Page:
The procedure itself is always surgical, but it can be done in-office, under local anesthesia in a clinic, or can be done under general anesthesia in a hospital, Dr. Hansen says. During the operation, the surgeon will reduce the size and length of the lab!a minora, and make a stitch line. It takes some time to heal, so she recommends two to three weeks of resting and icing the area, and keeping it clean.
We also recommend that patients avoid activities that will traumatize or stretch out the stitch line for about six weeks to three months, Dr. Hansen says (so it might involve getting creative with your typical s.e.xual activity).
Patients tend to agree that the surgery goes quickly (it typically only takes about an hour), but the healing process is long. Post-operation was extremely painful, as I expected. I took a lot of pain medicine and avoiding being on my feet at all costs for at least a week. It hurt badly when I walked for about seven days, and I felt a burning pain which was worse during ur!nation,” wrote one patient in a review of her experience with the procedure at Lab!aplasty Boston in Boston, Massachusetts. “You should make sure you have at least a week off if you plan on getting this done. However, this procedure was well worth the pain.”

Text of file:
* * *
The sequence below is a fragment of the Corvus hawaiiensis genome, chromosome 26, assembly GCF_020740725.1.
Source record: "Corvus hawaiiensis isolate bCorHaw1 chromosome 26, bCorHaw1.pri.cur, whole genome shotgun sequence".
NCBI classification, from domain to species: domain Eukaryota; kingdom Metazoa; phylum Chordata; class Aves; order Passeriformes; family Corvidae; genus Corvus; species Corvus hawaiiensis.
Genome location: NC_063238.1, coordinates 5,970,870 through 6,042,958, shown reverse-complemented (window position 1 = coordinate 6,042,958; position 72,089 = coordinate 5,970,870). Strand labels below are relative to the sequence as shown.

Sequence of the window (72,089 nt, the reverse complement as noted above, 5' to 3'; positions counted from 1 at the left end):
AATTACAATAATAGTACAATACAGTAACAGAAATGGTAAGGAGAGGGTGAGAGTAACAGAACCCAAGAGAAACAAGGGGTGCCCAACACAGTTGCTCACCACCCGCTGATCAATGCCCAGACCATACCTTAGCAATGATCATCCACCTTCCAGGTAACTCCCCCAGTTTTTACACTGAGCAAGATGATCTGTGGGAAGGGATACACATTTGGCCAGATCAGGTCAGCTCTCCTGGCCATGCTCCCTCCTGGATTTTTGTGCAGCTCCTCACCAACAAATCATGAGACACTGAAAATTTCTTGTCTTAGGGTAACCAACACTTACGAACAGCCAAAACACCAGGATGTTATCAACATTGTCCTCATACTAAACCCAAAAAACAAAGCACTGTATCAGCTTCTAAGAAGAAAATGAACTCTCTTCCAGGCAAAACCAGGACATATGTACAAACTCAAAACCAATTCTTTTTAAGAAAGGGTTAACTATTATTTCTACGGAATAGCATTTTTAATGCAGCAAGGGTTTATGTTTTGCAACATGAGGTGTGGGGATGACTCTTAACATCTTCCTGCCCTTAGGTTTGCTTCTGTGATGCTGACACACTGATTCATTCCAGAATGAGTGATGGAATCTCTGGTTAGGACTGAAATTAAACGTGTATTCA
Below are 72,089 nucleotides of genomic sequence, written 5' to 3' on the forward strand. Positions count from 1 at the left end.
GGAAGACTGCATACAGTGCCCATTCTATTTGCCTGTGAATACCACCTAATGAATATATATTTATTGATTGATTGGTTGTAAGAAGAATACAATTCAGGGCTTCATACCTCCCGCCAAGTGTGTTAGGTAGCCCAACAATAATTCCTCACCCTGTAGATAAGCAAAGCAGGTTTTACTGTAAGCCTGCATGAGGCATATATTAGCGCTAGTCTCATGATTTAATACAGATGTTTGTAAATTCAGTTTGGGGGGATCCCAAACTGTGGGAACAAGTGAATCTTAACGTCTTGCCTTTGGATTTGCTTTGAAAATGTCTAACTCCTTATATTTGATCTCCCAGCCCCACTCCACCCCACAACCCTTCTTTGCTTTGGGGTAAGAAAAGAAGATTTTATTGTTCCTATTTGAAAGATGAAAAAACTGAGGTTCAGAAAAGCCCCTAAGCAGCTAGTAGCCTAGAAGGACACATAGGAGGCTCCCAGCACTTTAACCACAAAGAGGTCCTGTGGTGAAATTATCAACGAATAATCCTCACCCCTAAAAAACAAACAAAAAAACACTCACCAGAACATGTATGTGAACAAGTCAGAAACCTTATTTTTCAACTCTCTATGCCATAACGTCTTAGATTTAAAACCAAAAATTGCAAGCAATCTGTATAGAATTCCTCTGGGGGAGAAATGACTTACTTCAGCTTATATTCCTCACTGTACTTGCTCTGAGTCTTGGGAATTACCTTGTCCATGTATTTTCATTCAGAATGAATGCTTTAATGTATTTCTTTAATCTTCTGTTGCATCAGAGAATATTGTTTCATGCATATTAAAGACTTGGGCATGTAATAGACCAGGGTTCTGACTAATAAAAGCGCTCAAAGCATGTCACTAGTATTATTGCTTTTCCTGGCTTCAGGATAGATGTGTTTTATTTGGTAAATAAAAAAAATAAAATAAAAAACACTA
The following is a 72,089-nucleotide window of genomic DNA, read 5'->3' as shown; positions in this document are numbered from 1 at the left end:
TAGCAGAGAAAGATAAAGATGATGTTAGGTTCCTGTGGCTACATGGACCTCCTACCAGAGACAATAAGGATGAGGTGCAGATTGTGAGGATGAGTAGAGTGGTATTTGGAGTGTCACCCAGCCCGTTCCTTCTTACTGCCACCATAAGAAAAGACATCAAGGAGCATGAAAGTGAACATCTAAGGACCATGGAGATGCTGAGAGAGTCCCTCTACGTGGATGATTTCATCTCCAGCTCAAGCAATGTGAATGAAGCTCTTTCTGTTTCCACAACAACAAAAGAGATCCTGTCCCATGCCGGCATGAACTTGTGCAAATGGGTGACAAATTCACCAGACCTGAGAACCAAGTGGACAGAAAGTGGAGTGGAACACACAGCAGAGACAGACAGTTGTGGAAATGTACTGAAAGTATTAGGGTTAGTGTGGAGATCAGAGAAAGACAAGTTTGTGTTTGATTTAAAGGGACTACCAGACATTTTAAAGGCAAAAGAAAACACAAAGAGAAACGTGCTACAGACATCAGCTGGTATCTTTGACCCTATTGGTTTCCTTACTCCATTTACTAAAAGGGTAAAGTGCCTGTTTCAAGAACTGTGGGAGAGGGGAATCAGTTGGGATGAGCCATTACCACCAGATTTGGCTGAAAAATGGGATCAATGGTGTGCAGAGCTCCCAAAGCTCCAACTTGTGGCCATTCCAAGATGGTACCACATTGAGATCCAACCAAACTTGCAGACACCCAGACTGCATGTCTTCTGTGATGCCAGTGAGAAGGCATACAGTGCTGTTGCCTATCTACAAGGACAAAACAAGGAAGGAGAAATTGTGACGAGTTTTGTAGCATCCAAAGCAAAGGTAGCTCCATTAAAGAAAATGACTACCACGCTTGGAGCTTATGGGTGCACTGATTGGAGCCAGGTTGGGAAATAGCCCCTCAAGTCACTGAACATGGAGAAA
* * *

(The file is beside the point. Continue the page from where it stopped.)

How much does lab!aplasty cost?